Morning Edition

Weekdays from 5am to 9am

Waking up is hard to do, but it's easier with NPR's Morning Edition. Hosts Renée Montagne and Steve Inskeep bring the day's stories and news to radio listeners on the go. Steve and Renee interview newsmakers from politicians, to academics, to filmmakers, Morning Edition provides news in context, airs thoughtful ideas and commentary, and reviews important new music, books, and events in the arts. All with voices and sounds that invite you to experience the stories. Morning Edition is a world of ideas tailored to fit into your busy life.

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Economy
12:31 am
Fri February 15, 2013

In Kansas, A 'Glide Path' To No Income Taxes. Will It Work?

Kansas Gov. Sam Brownback, shown delivering the State of the State address last month, is pushing to get rid of the state's income tax, which has some Republicans concerned.
Charlie Riedel AP

Originally published on Fri February 15, 2013 7:47 am

Kansas Gov. Sam Brownback has put the state on what he calls a "glide path to zero" income tax. But that glide path is far from being clear or smooth.

On the face of it, Brownback seems to enjoy a remarkably strong political position. He's a conservative Republican, flanked by GOP supermajorities in both legislative chambers. His allies helped purge moderate Republicans from the state Senate in last year's election.

"I think the road is open," Brownback says. "I think we do provide an alternative model. I think we do provide a red-state model."

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Movie Interviews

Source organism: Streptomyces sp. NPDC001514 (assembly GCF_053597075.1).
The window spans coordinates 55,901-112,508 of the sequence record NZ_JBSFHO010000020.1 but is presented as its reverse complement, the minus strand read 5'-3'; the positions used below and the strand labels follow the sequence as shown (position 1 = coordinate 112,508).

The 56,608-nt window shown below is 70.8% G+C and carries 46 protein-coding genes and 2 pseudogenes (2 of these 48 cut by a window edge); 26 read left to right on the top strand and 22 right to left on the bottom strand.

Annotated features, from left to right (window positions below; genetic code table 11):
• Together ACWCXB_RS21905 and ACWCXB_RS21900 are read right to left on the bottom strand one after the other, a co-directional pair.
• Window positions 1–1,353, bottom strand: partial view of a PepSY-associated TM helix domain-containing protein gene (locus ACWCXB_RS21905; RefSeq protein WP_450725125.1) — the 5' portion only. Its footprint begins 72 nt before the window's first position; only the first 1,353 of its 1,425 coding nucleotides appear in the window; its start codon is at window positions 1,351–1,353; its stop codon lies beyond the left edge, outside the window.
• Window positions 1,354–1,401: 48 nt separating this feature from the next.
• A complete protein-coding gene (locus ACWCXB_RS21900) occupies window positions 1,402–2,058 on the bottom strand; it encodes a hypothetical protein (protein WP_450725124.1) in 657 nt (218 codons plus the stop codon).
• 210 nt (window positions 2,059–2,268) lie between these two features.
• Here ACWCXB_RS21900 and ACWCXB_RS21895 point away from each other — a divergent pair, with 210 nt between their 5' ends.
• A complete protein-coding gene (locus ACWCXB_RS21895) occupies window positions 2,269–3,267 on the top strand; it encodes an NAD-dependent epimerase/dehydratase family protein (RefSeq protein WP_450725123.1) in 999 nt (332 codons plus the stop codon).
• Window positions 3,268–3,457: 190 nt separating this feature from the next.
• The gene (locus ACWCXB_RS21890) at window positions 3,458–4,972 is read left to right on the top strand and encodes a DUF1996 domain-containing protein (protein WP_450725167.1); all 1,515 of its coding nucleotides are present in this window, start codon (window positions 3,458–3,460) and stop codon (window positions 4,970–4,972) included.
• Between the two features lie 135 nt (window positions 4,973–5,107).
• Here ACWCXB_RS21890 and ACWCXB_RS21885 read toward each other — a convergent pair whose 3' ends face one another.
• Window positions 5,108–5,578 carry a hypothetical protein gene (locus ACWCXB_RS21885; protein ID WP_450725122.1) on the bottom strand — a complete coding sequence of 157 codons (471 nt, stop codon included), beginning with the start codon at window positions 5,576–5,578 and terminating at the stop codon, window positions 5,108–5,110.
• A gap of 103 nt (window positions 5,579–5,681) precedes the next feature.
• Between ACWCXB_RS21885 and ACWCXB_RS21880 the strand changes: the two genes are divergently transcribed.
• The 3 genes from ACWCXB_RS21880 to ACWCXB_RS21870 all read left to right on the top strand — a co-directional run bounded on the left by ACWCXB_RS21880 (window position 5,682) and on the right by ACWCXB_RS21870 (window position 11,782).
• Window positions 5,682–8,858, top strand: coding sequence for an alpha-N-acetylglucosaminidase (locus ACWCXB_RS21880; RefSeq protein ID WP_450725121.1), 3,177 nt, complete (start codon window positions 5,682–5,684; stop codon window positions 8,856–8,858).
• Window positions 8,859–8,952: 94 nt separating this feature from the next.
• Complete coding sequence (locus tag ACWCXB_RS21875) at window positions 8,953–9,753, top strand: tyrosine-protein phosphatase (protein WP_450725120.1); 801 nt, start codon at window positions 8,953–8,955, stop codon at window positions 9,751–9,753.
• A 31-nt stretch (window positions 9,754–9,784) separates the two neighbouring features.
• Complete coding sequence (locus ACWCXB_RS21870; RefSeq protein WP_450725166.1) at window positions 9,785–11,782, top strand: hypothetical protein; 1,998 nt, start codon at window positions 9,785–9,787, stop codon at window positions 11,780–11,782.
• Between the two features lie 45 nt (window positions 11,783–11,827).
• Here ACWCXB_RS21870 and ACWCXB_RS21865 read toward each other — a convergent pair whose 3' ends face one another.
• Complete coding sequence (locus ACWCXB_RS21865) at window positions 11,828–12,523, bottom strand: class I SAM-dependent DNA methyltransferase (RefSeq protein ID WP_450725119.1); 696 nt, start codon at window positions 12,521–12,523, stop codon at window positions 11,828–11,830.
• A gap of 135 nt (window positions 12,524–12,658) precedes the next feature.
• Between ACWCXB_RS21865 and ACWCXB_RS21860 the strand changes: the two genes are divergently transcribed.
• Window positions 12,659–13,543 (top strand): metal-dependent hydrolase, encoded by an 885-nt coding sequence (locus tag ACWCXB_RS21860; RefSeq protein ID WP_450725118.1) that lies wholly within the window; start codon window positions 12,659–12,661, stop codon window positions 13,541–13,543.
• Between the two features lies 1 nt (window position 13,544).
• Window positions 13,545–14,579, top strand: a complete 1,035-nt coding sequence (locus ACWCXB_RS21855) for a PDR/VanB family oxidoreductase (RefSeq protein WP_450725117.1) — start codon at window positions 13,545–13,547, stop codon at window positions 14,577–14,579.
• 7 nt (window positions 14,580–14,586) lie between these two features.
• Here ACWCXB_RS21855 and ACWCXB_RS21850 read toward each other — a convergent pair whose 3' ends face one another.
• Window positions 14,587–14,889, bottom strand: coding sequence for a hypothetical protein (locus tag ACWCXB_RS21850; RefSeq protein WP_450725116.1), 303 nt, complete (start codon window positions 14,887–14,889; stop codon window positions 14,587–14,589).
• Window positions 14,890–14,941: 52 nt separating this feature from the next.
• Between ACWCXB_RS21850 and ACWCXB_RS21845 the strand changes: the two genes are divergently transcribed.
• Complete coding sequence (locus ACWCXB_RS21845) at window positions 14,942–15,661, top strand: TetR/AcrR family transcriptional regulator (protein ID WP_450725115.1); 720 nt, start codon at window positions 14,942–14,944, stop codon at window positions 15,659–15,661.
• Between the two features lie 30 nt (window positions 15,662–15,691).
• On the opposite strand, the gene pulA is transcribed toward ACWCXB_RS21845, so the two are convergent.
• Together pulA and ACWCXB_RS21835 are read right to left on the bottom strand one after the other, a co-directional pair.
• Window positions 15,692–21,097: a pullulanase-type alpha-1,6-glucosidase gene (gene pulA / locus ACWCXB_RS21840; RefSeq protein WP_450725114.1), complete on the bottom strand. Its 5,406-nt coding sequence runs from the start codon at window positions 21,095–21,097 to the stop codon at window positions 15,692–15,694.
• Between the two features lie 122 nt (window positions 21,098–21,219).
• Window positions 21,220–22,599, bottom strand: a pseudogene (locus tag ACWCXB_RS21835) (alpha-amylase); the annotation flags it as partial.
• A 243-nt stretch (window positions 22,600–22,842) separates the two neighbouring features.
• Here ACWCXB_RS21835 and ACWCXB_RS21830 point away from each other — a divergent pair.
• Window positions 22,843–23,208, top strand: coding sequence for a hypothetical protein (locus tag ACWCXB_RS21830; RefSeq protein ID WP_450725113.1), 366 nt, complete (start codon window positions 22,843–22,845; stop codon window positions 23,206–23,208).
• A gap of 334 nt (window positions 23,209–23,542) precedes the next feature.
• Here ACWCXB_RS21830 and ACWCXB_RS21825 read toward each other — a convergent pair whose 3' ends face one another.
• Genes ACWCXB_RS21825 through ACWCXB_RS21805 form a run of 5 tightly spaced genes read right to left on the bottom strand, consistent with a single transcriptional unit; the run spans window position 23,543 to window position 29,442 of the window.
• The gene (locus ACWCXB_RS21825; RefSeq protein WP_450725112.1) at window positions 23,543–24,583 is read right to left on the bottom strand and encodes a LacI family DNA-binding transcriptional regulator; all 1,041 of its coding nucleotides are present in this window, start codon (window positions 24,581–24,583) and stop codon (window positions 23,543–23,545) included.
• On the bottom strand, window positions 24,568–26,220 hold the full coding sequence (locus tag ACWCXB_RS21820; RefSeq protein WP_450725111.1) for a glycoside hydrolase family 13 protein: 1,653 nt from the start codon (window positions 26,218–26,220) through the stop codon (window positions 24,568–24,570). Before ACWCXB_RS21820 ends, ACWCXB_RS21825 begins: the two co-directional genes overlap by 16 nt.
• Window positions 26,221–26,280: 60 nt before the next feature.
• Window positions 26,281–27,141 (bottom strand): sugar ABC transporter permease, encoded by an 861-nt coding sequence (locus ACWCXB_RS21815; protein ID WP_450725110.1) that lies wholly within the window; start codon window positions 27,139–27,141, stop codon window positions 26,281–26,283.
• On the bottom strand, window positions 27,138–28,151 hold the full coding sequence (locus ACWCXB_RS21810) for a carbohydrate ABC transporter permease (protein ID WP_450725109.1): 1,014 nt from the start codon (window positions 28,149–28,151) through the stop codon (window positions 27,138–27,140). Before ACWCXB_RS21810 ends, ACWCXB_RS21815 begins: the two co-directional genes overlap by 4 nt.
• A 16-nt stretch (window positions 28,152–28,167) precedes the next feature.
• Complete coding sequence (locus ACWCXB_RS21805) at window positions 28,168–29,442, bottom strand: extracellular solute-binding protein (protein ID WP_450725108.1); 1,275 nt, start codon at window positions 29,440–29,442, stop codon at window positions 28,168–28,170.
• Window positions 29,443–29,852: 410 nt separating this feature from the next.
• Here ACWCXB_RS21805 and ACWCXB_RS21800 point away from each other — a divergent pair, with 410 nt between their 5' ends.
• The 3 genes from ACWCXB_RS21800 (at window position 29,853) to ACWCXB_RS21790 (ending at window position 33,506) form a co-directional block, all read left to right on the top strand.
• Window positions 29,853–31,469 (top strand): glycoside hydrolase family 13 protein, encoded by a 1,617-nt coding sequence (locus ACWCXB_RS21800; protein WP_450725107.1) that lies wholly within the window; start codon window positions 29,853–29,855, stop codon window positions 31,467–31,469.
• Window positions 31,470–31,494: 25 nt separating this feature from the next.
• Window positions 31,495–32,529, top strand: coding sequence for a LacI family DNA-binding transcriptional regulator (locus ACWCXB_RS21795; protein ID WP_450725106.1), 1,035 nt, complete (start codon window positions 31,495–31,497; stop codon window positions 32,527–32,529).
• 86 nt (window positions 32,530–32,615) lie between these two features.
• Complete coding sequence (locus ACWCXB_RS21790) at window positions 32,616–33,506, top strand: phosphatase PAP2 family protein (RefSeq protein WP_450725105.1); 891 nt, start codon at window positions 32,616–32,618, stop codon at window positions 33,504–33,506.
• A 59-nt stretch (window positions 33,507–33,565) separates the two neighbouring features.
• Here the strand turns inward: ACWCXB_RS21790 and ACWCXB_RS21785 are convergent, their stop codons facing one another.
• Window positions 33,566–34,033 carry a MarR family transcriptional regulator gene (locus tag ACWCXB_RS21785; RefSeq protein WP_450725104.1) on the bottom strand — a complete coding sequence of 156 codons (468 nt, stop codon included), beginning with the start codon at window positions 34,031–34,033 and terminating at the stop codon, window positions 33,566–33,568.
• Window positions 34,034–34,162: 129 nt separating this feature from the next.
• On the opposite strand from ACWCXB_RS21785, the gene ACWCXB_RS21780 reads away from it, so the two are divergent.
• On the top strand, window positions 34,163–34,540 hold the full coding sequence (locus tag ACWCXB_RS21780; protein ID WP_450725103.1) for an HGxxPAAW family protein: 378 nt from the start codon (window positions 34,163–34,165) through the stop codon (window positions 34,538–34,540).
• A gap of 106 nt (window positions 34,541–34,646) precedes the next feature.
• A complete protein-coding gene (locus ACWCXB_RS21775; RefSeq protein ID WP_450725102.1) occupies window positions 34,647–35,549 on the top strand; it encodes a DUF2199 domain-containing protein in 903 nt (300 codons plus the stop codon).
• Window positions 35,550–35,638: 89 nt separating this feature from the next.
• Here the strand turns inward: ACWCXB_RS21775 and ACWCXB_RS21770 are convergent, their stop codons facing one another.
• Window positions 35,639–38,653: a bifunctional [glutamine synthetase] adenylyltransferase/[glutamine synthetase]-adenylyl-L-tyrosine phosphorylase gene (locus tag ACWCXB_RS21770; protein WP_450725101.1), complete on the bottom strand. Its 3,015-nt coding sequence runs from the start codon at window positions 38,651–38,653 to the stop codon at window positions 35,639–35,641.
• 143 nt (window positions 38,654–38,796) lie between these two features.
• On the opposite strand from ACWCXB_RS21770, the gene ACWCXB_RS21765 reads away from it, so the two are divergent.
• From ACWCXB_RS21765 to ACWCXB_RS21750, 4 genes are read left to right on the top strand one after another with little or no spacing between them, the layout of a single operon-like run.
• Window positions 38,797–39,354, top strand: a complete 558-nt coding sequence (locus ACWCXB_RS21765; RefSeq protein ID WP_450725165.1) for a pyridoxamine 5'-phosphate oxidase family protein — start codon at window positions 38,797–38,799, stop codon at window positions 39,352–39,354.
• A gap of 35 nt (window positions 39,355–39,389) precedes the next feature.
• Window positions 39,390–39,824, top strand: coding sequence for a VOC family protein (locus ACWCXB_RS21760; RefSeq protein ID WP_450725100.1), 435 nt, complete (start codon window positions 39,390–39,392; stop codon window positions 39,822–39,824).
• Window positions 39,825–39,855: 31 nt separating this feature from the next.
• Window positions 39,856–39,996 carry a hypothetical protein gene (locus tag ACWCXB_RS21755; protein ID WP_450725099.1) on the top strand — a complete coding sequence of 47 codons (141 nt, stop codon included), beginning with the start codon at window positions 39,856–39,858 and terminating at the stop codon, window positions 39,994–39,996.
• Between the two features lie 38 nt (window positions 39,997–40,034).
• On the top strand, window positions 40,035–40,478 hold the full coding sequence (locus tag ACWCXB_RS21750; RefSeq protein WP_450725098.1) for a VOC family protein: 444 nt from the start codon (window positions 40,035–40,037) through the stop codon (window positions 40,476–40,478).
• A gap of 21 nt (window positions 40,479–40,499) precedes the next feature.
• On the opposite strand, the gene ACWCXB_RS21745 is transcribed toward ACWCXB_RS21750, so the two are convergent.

12:31 am
Fri February 15, 2013

The Story Of 'No' Is The Story Of Modern Chile

The bright colors and throwback feel of the Chilean drama No mask the very real political consequences of the 1988 plebiscite it depicts. (Pictured: Gael Garcia Bernal as Rene Saavedra)
Sony Pictures Classics

Originally published on Fri February 15, 2013 6:39 am

The film No revisits the moment in Chile's history when 56 percent of the country voted to oust a dictator from power. It's the tale of the ad campaign that helped persuade Chileans to cast their ballots against Gen. Augusto Pinochet in a national referendum.

"This is an epic story, the story of a triumph," says Director Pablo Larrain. "It's how they defeat a dictator — probably one of the biggest bastards that we ever had in humankind."

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StoryCorps
12:09 am
Fri February 15, 2013

A Husband And Wife Blessed Late In Life

The Caplans. Louis, 76, and Harriet, 67, visited StoryCorps in Santa Fe, N.M.
StoryCorps

Originally published on Fri February 15, 2013 6:39 am

Harriet and Louis Caplan's love story began 20 years ago in a college town in Kansas. Harriet was 48 and working at a bank. Louis was a 56-year-old physicist.

Both assumed they'd be single for the rest of their lives — until their paths crossed.

It began with Wednesday evening outings when a group would meet after work.

"We went to football games and concerts, and I still don't quite know how it happened, but instead of going in two separate cars, you and I would start going in the same car," Harriet remembers. "I don't think we ever had a date."